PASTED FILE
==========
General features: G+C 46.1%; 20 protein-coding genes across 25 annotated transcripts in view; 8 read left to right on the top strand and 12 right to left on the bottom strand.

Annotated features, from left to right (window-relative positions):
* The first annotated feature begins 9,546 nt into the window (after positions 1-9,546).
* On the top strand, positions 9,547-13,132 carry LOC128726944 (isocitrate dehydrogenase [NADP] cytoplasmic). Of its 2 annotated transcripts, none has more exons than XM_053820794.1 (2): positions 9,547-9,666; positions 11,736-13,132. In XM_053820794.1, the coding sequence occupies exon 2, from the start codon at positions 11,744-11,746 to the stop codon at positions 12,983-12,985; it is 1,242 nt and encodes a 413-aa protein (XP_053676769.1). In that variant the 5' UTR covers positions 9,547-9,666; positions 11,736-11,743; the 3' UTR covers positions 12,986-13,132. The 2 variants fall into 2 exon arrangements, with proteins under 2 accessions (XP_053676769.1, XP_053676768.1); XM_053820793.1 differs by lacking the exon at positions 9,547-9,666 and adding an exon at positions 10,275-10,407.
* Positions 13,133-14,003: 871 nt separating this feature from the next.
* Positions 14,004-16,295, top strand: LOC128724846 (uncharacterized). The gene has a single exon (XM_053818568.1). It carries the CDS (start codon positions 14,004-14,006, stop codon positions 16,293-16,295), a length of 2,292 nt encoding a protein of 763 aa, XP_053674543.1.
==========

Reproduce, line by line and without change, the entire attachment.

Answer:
General features: G+C 46.1%; 20 protein-coding genes across 25 annotated transcripts in view; 8 read left to right on the top strand and 12 right to left on the bottom strand.

Annotated features, from left to right (window-relative positions):
* The first annotated feature begins 9,546 nt into the window (after positions 1-9,546).
* On the top strand, positions 9,547-13,132 carry LOC128726944 (isocitrate dehydrogenase [NADP] cytoplasmic). Of its 2 annotated transcripts, none has more exons than XM_053820794.1 (2): positions 9,547-9,666; positions 11,736-13,132. In XM_053820794.1, the coding sequence occupies exon 2, from the start codon at positions 11,744-11,746 to the stop codon at positions 12,983-12,985; it is 1,242 nt and encodes a 413-aa protein (XP_053676769.1). In that variant the 5' UTR covers positions 9,547-9,666; positions 11,736-11,743; the 3' UTR covers positions 12,986-13,132. The 2 variants fall into 2 exon arrangements, with proteins under 2 accessions (XP_053676769.1, XP_053676768.1); XM_053820793.1 differs by lacking the exon at positions 9,547-9,666 and adding an exon at positions 10,275-10,407.
* Positions 13,133-14,003: 871 nt separating this feature from the next.
* Positions 14,004-16,295, top strand: LOC128724846 (uncharacterized). The gene has a single exon (XM_053818568.1). It carries the CDS (start codon positions 14,004-14,006, stop codon positions 16,293-16,295), a length of 2,292 nt encoding a protein of 763 aa, XP_053674543.1.